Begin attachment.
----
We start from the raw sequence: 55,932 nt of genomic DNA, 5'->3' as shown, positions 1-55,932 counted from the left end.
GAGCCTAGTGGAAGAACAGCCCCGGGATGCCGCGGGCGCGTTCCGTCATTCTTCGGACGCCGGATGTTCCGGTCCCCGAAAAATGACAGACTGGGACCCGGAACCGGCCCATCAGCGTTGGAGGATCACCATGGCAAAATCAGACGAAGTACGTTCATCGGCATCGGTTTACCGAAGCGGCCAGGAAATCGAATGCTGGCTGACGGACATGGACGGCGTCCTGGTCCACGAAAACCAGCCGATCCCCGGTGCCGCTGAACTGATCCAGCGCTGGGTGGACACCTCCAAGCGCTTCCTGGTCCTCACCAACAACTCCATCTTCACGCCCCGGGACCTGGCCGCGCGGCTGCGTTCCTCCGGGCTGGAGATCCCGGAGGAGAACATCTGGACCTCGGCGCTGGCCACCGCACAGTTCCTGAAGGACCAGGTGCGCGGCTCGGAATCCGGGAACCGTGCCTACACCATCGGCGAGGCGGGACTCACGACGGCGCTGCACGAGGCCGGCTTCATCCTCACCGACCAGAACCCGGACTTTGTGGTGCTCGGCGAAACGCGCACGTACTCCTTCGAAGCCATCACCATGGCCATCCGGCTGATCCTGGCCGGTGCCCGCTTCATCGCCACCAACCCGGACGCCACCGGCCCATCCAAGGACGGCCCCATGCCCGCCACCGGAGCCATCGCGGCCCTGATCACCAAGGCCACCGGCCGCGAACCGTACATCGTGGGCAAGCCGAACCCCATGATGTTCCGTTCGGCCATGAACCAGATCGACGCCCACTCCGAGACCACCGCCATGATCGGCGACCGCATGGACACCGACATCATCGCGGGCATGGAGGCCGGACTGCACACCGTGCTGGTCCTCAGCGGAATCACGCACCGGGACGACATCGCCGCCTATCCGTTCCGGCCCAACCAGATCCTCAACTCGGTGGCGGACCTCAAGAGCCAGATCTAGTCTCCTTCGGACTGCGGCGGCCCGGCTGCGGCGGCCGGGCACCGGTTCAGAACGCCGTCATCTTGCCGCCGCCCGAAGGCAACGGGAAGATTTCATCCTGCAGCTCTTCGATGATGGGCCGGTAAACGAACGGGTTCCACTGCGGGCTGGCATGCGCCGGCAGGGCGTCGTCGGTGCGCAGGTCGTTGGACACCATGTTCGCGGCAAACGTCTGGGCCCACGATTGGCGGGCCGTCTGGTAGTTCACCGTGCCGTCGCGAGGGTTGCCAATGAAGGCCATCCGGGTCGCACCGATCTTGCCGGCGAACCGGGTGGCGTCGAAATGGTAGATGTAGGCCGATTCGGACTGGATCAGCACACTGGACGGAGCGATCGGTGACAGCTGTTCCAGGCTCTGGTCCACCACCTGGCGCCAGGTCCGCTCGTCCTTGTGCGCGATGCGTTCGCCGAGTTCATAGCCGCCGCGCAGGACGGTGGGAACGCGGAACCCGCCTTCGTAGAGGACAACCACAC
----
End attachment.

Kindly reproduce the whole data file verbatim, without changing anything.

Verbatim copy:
We start from the raw sequence: 55,932 nt of genomic DNA, 5'->3' as shown, positions 1-55,932 counted from the left end.
GAGCCTAGTGGAAGAACAGCCCCGGGATGCCGCGGGCGCGTTCCGTCATTCTTCGGACGCCGGATGTTCCGGTCCCCGAAAAATGACAGACTGGGACCCGGAACCGGCCCATCAGCGTTGGAGGATCACCATGGCAAAATCAGACGAAGTACGTTCATCGGCATCGGTTTACCGAAGCGGCCAGGAAATCGAATGCTGGCTGACGGACATGGACGGCGTCCTGGTCCACGAAAACCAGCCGATCCCCGGTGCCGCTGAACTGATCCAGCGCTGGGTGGACACCTCCAAGCGCTTCCTGGTCCTCACCAACAACTCCATCTTCACGCCCCGGGACCTGGCCGCGCGGCTGCGTTCCTCCGGGCTGGAGATCCCGGAGGAGAACATCTGGACCTCGGCGCTGGCCACCGCACAGTTCCTGAAGGACCAGGTGCGCGGCTCGGAATCCGGGAACCGTGCCTACACCATCGGCGAGGCGGGACTCACGACGGCGCTGCACGAGGCCGGCTTCATCCTCACCGACCAGAACCCGGACTTTGTGGTGCTCGGCGAAACGCGCACGTACTCCTTCGAAGCCATCACCATGGCCATCCGGCTGATCCTGGCCGGTGCCCGCTTCATCGCCACCAACCCGGACGCCACCGGCCCATCCAAGGACGGCCCCATGCCCGCCACCGGAGCCATCGCGGCCCTGATCACCAAGGCCACCGGCCGCGAACCGTACATCGTGGGCAAGCCGAACCCCATGATGTTCCGTTCGGCCATGAACCAGATCGACGCCCACTCCGAGACCACCGCCATGATCGGCGACCGCATGGACACCGACATCATCGCGGGCATGGAGGCCGGACTGCACACCGTGCTGGTCCTCAGCGGAATCACGCACCGGGACGACATCGCCGCCTATCCGTTCCGGCCCAACCAGATCCTCAACTCGGTGGCGGACCTCAAGAGCCAGATCTAGTCTCCTTCGGACTGCGGCGGCCCGGCTGCGGCGGCCGGGCACCGGTTCAGAACGCCGTCATCTTGCCGCCGCCCGAAGGCAACGGGAAGATTTCATCCTGCAGCTCTTCGATGATGGGCCGGTAAACGAACGGGTTCCACTGCGGGCTGGCATGCGCCGGCAGGGCGTCGTCGGTGCGCAGGTCGTTGGACACCATGTTCGCGGCAAACGTCTGGGCCCACGATTGGCGGGCCGTCTGGTAGTTCACCGTGCCGTCGCGAGGGTTGCCAATGAAGGCCATCCGGGTCGCACCGATCTTGCCGGCGAACCGGGTGGCGTCGAAATGGTAGATGTAGGCCGATTCGGACTGGATCAGCACACTGGACGGAGCGATCGGTGACAGCTGTTCCAGGCTCTGGTCCACCACCTGGCGCCAGGTCCGCTCGTCCTTGTGCGCGATGCGTTCGCCGAGTTCATAGCCGCCGCGCAGGACGGTGGGAACGCGGAACCCGCCTTCGTAGAGGACAACCACAC